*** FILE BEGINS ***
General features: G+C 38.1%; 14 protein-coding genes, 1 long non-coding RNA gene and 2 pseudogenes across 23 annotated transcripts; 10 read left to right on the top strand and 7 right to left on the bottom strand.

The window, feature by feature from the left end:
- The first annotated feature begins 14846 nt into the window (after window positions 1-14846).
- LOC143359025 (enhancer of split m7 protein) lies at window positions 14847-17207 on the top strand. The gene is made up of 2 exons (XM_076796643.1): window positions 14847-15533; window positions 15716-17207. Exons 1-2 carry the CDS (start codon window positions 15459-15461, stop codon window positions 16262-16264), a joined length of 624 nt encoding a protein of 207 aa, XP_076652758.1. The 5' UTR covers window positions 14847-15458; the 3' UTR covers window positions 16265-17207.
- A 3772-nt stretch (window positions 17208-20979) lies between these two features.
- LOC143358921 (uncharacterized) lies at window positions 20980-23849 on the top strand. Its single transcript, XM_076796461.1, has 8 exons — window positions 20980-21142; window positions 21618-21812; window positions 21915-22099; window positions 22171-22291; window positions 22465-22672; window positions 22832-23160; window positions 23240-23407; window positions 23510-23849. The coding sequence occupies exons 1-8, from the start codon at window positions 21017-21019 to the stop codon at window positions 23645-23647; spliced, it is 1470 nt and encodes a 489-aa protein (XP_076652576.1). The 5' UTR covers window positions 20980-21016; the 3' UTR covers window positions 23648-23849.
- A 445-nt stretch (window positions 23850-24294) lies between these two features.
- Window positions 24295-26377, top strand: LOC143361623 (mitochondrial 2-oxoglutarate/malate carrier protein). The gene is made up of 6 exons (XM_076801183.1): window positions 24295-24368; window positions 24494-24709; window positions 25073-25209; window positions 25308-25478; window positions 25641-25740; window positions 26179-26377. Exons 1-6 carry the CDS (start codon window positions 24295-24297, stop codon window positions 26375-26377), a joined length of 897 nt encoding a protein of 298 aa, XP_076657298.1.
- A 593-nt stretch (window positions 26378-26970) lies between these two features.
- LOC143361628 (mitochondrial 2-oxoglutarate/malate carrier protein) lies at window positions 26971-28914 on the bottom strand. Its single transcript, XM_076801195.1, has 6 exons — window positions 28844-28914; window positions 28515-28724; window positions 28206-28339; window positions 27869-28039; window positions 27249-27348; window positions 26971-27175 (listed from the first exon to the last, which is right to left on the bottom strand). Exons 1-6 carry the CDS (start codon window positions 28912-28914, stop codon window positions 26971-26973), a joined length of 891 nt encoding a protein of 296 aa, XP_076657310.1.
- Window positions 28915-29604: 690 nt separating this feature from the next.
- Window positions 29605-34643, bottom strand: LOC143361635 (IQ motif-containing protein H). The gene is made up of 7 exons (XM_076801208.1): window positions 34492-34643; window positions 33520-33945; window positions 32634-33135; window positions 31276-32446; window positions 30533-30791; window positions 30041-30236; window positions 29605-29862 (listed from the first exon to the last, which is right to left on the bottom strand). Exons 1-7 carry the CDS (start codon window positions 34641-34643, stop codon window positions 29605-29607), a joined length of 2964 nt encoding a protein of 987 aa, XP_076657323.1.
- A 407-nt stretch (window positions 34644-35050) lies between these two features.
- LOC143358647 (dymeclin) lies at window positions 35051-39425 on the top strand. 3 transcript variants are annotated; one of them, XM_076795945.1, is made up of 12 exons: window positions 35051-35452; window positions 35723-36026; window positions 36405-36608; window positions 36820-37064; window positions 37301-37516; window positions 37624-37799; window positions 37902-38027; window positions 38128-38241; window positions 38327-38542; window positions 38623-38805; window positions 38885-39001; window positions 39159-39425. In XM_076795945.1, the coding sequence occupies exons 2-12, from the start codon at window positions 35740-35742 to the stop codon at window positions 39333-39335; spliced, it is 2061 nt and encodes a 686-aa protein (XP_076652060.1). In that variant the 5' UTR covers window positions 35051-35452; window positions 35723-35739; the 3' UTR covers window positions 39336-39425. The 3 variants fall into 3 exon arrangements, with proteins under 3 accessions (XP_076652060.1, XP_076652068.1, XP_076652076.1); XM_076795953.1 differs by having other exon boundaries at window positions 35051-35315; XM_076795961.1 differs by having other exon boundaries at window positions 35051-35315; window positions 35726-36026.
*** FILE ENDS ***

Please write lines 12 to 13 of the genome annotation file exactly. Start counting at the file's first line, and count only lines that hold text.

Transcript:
- Window positions 29605-34643, bottom strand: LOC143361635 (IQ motif-containing protein H). The gene is made up of 7 exons (XM_076801208.1): window positions 34492-34643; window positions 33520-33945; window positions 32634-33135; window positions 31276-32446; window positions 30533-30791; window positions 30041-30236; window positions 29605-29862 (listed from the first exon to the last, which is right to left on the bottom strand). Exons 1-7 carry the CDS (start codon window positions 34641-34643, stop codon window positions 29605-29607), a joined length of 2964 nt encoding a protein of 987 aa, XP_076657323.1.
- A 407-nt stretch (window positions 34644-35050) lies between these two features.